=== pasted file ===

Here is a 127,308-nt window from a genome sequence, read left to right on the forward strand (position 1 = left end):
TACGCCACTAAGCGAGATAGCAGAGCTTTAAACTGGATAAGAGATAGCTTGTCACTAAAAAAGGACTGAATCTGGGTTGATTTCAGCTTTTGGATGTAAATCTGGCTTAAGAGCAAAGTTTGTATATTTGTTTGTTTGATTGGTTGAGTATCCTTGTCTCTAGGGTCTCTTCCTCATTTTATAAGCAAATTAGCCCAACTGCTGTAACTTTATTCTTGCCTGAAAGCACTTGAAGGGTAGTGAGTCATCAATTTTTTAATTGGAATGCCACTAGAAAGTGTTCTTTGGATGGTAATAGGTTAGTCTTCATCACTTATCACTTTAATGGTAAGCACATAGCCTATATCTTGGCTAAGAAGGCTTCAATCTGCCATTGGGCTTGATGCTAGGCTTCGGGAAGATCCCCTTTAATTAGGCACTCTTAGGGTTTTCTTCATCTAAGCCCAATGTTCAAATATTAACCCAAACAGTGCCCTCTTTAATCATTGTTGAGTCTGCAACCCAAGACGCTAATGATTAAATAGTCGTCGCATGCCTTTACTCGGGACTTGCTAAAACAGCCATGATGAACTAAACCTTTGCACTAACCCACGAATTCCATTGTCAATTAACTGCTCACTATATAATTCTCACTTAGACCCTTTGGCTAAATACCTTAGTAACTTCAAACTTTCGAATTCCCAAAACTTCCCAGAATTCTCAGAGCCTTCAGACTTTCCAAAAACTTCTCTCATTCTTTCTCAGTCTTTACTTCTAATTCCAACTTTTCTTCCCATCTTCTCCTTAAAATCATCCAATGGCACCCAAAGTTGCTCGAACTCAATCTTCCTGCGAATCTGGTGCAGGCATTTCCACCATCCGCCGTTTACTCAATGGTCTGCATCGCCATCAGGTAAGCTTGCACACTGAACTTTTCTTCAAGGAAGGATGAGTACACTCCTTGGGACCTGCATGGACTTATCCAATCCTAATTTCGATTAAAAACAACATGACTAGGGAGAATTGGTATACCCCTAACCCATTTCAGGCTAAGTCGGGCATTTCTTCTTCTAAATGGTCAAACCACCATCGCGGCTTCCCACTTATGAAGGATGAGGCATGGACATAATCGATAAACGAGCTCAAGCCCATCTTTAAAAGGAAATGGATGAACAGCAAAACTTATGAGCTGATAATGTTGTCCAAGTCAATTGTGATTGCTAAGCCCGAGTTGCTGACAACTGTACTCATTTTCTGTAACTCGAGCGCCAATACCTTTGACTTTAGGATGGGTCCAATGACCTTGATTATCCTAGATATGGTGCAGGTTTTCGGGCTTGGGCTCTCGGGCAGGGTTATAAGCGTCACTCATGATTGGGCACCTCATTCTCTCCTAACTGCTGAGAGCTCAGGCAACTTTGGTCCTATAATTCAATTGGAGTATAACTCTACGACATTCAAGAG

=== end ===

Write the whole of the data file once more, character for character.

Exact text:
Here is a 127,308-nt window from a genome sequence, read left to right on the forward strand (position 1 = left end):
TACGCCACTAAGCGAGATAGCAGAGCTTTAAACTGGATAAGAGATAGCTTGTCACTAAAAAAGGACTGAATCTGGGTTGATTTCAGCTTTTGGATGTAAATCTGGCTTAAGAGCAAAGTTTGTATATTTGTTTGTTTGATTGGTTGAGTATCCTTGTCTCTAGGGTCTCTTCCTCATTTTATAAGCAAATTAGCCCAACTGCTGTAACTTTATTCTTGCCTGAAAGCACTTGAAGGGTAGTGAGTCATCAATTTTTTAATTGGAATGCCACTAGAAAGTGTTCTTTGGATGGTAATAGGTTAGTCTTCATCACTTATCACTTTAATGGTAAGCACATAGCCTATATCTTGGCTAAGAAGGCTTCAATCTGCCATTGGGCTTGATGCTAGGCTTCGGGAAGATCCCCTTTAATTAGGCACTCTTAGGGTTTTCTTCATCTAAGCCCAATGTTCAAATATTAACCCAAACAGTGCCCTCTTTAATCATTGTTGAGTCTGCAACCCAAGACGCTAATGATTAAATAGTCGTCGCATGCCTTTACTCGGGACTTGCTAAAACAGCCATGATGAACTAAACCTTTGCACTAACCCACGAATTCCATTGTCAATTAACTGCTCACTATATAATTCTCACTTAGACCCTTTGGCTAAATACCTTAGTAACTTCAAACTTTCGAATTCCCAAAACTTCCCAGAATTCTCAGAGCCTTCAGACTTTCCAAAAACTTCTCTCATTCTTTCTCAGTCTTTACTTCTAATTCCAACTTTTCTTCCCATCTTCTCCTTAAAATCATCCAATGGCACCCAAAGTTGCTCGAACTCAATCTTCCTGCGAATCTGGTGCAGGCATTTCCACCATCCGCCGTTTACTCAATGGTCTGCATCGCCATCAGGTAAGCTTGCACACTGAACTTTTCTTCAAGGAAGGATGAGTACACTCCTTGGGACCTGCATGGACTTATCCAATCCTAATTTCGATTAAAAACAACATGACTAGGGAGAATTGGTATACCCCTAACCCATTTCAGGCTAAGTCGGGCATTTCTTCTTCTAAATGGTCAAACCACCATCGCGGCTTCCCACTTATGAAGGATGAGGCATGGACATAATCGATAAACGAGCTCAAGCCCATCTTTAAAAGGAAATGGATGAACAGCAAAACTTATGAGCTGATAATGTTGTCCAAGTCAATTGTGATTGCTAAGCCCGAGTTGCTGACAACTGTACTCATTTTCTGTAACTCGAGCGCCAATACCTTTGACTTTAGGATGGGTCCAATGACCTTGATTATCCTAGATATGGTGCAGGTTTTCGGGCTTGGGCTCTCGGGCAGGGTTATAAGCGTCACTCATGATTGGGCACCTCATTCTCTCCTAACTGCTGAGAGCTCAGGCAACTTTGGTCCTATAATTCAATTGGAGTATAACTCTACGACATTCAAGAG